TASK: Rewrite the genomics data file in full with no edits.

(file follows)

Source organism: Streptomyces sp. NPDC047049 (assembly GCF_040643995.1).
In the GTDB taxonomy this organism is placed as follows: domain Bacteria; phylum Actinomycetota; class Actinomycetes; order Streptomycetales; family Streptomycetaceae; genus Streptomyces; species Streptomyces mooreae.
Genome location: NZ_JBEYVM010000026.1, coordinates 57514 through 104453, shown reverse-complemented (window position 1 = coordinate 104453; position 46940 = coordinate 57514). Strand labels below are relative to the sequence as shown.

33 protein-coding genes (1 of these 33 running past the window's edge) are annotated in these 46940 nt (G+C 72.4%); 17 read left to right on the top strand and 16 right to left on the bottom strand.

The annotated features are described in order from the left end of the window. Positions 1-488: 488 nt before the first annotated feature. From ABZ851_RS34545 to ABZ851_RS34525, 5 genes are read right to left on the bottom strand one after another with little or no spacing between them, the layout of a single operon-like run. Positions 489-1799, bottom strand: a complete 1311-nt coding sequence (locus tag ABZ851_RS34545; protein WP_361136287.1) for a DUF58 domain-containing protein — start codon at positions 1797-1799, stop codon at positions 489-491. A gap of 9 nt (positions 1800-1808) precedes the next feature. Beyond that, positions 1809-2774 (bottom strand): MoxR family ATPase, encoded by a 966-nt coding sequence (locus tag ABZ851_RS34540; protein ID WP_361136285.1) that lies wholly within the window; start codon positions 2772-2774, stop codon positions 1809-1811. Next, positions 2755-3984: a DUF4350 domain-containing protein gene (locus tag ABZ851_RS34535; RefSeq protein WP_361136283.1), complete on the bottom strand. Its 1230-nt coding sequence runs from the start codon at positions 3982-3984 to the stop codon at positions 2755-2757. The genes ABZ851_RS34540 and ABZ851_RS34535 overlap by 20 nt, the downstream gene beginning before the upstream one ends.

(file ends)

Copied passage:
Source organism: Streptomyces sp. NPDC047049 (assembly GCF_040643995.1).
In the GTDB taxonomy this organism is placed as follows: domain Bacteria; phylum Actinomycetota; class Actinomycetes; order Streptomycetales; family Streptomycetaceae; genus Streptomyces; species Streptomyces mooreae.
Genome location: NZ_JBEYVM010000026.1, coordinates 57514 through 104453, shown reverse-complemented (window position 1 = coordinate 104453; position 46940 = coordinate 57514). Strand labels below are relative to the sequence as shown.

33 protein-coding genes (1 of these 33 running past the window's edge) are annotated in these 46940 nt (G+C 72.4%); 17 read left to right on the top strand and 16 right to left on the bottom strand.

The annotated features are described in order from the left end of the window. Positions 1-488: 488 nt before the first annotated feature. From ABZ851_RS34545 to ABZ851_RS34525, 5 genes are read right to left on the bottom strand one after another with little or no spacing between them, the layout of a single operon-like run. Positions 489-1799, bottom strand: a complete 1311-nt coding sequence (locus tag ABZ851_RS34545; protein WP_361136287.1) for a DUF58 domain-containing protein — start codon at positions 1797-1799, stop codon at positions 489-491. A gap of 9 nt (positions 1800-1808) precedes the next feature. Beyond that, positions 1809-2774 (bottom strand): MoxR family ATPase, encoded by a 966-nt coding sequence (locus tag ABZ851_RS34540; protein ID WP_361136285.1) that lies wholly within the window; start codon positions 2772-2774, stop codon positions 1809-1811. Next, positions 2755-3984: a DUF4350 domain-containing protein gene (locus tag ABZ851_RS34535; RefSeq protein WP_361136283.1), complete on the bottom strand. Its 1230-nt coding sequence runs from the start codon at positions 3982-3984 to the stop codon at positions 2755-2757. The genes ABZ851_RS34540 and ABZ851_RS34535 overlap by 20 nt, the downstream gene beginning before the upstream one ends.